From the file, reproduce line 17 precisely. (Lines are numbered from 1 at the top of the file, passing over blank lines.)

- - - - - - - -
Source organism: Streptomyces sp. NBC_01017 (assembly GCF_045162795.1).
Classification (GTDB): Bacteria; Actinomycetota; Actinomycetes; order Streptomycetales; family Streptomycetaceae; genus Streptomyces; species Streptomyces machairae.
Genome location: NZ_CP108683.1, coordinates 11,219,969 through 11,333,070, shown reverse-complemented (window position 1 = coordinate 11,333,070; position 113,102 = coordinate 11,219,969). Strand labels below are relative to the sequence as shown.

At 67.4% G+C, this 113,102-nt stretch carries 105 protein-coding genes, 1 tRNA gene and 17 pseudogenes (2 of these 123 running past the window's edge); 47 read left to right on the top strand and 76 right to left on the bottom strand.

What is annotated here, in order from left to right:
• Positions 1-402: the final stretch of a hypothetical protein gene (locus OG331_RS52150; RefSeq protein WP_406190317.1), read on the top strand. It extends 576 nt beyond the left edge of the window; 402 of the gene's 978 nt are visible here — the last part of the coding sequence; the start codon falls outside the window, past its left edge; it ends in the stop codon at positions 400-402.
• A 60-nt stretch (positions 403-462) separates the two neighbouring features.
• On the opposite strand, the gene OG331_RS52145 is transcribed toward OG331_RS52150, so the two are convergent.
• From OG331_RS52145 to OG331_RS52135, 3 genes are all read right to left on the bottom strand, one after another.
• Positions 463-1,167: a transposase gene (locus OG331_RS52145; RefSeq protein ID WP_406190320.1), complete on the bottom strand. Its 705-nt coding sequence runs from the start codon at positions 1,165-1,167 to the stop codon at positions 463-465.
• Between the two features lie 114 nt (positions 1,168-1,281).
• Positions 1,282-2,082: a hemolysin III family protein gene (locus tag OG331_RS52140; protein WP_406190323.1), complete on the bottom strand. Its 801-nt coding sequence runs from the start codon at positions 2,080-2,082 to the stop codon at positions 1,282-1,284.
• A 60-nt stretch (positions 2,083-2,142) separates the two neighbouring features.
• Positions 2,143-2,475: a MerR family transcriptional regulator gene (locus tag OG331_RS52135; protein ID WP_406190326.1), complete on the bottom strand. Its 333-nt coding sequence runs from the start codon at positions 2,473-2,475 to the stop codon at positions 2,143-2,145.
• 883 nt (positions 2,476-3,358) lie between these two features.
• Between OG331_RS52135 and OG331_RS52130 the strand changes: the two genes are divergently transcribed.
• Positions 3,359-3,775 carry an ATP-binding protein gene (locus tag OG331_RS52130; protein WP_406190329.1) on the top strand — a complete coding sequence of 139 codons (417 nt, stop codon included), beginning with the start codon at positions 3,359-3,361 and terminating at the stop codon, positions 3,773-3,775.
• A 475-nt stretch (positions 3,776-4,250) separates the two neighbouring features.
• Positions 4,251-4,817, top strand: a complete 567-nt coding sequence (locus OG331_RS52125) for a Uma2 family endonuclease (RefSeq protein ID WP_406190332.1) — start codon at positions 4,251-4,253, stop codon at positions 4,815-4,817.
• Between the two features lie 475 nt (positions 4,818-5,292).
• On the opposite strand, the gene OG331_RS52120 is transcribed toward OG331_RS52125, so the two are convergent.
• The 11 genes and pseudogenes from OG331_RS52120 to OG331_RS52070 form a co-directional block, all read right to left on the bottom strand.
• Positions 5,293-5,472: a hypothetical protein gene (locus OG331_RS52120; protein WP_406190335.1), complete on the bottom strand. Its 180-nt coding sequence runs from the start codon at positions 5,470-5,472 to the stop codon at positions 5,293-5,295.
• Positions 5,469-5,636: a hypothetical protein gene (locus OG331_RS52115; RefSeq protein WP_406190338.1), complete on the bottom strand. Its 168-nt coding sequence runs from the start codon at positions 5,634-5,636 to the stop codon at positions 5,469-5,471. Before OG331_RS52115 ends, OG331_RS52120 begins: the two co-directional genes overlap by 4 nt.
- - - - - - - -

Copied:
• Positions 3,359-3,775 carry an ATP-binding protein gene (locus tag OG331_RS52130; protein WP_406190329.1) on the top strand — a complete coding sequence of 139 codons (417 nt, stop codon included), beginning with the start codon at positions 3,359-3,361 and terminating at the stop codon, positions 3,773-3,775.